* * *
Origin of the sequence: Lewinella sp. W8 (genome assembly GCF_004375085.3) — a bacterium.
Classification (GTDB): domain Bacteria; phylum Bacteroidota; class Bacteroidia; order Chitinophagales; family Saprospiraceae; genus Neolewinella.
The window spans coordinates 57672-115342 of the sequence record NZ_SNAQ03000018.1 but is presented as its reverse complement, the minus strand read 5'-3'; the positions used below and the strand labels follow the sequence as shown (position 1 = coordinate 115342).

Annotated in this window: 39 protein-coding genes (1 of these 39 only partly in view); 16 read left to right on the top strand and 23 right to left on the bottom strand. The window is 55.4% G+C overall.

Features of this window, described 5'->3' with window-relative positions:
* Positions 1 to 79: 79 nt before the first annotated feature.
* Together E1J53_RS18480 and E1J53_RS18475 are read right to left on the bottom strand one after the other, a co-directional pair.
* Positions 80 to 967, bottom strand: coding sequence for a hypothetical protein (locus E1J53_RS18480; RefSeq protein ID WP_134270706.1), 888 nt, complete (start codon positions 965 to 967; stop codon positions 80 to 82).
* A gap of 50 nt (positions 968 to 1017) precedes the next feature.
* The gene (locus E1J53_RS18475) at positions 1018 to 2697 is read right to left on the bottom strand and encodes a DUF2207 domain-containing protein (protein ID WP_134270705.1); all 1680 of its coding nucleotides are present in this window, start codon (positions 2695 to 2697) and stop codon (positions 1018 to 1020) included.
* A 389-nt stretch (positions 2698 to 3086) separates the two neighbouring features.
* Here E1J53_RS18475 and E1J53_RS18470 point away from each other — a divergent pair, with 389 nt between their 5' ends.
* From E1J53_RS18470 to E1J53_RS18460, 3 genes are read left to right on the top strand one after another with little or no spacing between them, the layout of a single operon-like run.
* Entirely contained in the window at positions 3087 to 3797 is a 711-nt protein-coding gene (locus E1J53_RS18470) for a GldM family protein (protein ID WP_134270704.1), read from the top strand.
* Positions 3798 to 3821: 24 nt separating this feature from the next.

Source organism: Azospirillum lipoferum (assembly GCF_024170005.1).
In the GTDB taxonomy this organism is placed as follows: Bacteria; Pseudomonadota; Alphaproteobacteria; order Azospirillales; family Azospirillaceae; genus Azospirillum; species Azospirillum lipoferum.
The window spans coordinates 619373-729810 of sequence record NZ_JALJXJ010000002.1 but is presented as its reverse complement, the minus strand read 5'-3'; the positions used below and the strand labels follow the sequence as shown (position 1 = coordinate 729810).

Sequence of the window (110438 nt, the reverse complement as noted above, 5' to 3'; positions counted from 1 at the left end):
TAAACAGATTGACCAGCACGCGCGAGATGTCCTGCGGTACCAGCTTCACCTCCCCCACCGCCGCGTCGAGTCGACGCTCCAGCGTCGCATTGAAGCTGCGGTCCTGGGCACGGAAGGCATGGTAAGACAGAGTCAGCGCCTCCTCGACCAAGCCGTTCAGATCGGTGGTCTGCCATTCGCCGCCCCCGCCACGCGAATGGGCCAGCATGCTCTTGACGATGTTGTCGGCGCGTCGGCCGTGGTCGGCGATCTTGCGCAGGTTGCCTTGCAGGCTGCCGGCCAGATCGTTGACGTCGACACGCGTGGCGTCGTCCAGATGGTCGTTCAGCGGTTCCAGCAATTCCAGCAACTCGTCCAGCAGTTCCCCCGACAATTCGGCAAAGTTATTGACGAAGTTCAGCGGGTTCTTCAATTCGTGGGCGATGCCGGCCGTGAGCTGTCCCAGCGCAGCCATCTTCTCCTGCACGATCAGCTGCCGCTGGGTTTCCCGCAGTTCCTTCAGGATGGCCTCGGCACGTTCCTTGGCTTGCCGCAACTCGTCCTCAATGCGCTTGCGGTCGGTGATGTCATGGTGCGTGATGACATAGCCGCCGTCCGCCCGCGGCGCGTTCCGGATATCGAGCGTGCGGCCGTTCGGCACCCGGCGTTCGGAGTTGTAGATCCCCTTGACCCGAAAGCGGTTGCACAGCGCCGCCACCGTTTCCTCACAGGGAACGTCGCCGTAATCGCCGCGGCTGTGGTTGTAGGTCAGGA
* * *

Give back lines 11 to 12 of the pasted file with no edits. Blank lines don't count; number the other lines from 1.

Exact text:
* A 389-nt stretch (positions 2698 to 3086) separates the two neighbouring features.
* Here E1J53_RS18475 and E1J53_RS18470 point away from each other — a divergent pair, with 389 nt between their 5' ends.